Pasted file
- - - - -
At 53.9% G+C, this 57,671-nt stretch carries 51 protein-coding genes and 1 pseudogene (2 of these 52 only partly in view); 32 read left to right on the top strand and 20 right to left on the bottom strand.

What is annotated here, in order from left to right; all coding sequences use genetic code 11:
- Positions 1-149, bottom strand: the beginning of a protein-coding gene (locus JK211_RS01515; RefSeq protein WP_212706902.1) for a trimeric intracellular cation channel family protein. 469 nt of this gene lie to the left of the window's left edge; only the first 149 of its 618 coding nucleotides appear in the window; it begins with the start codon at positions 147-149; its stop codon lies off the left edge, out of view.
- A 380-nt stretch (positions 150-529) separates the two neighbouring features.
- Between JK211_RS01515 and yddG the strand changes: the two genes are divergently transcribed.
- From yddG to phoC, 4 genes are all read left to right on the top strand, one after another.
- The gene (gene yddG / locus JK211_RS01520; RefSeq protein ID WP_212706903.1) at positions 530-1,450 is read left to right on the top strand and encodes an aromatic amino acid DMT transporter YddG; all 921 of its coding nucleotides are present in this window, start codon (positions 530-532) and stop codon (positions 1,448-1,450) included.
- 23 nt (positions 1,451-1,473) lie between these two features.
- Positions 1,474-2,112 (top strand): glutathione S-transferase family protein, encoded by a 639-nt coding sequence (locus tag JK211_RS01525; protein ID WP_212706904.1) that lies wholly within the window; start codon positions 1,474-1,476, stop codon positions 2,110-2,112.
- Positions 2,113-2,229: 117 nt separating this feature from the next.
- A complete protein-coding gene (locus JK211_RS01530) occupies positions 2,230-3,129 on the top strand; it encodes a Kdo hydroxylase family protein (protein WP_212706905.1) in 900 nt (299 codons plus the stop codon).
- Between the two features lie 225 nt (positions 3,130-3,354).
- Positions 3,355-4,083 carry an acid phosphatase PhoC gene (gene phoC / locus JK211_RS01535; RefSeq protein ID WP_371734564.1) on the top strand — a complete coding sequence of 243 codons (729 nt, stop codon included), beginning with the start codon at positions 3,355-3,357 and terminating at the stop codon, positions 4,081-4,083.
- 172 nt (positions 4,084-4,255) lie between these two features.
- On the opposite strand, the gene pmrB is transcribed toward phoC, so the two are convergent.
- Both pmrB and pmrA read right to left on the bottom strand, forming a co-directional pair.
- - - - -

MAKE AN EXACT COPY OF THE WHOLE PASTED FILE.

At 53.9% G+C, this 57,671-nt stretch carries 51 protein-coding genes and 1 pseudogene (2 of these 52 only partly in view); 32 read left to right on the top strand and 20 right to left on the bottom strand.

What is annotated here, in order from left to right; all coding sequences use genetic code 11:
- Positions 1-149, bottom strand: the beginning of a protein-coding gene (locus JK211_RS01515; RefSeq protein WP_212706902.1) for a trimeric intracellular cation channel family protein. 469 nt of this gene lie to the left of the window's left edge; only the first 149 of its 618 coding nucleotides appear in the window; it begins with the start codon at positions 147-149; its stop codon lies off the left edge, out of view.
- A 380-nt stretch (positions 150-529) separates the two neighbouring features.
- Between JK211_RS01515 and yddG the strand changes: the two genes are divergently transcribed.
- From yddG to phoC, 4 genes are all read left to right on the top strand, one after another.
- The gene (gene yddG / locus JK211_RS01520; RefSeq protein ID WP_212706903.1) at positions 530-1,450 is read left to right on the top strand and encodes an aromatic amino acid DMT transporter YddG; all 921 of its coding nucleotides are present in this window, start codon (positions 530-532) and stop codon (positions 1,448-1,450) included.
- 23 nt (positions 1,451-1,473) lie between these two features.
- Positions 1,474-2,112 (top strand): glutathione S-transferase family protein, encoded by a 639-nt coding sequence (locus tag JK211_RS01525; protein ID WP_212706904.1) that lies wholly within the window; start codon positions 1,474-1,476, stop codon positions 2,110-2,112.
- Positions 2,113-2,229: 117 nt separating this feature from the next.
- A complete protein-coding gene (locus JK211_RS01530) occupies positions 2,230-3,129 on the top strand; it encodes a Kdo hydroxylase family protein (protein WP_212706905.1) in 900 nt (299 codons plus the stop codon).
- Between the two features lie 225 nt (positions 3,130-3,354).
- Positions 3,355-4,083 carry an acid phosphatase PhoC gene (gene phoC / locus JK211_RS01535; RefSeq protein ID WP_371734564.1) on the top strand — a complete coding sequence of 243 codons (729 nt, stop codon included), beginning with the start codon at positions 3,355-3,357 and terminating at the stop codon, positions 4,081-4,083.
- 172 nt (positions 4,084-4,255) lie between these two features.
- On the opposite strand, the gene pmrB is transcribed toward phoC, so the two are convergent.
- Both pmrB and pmrA read right to left on the bottom strand, forming a co-directional pair.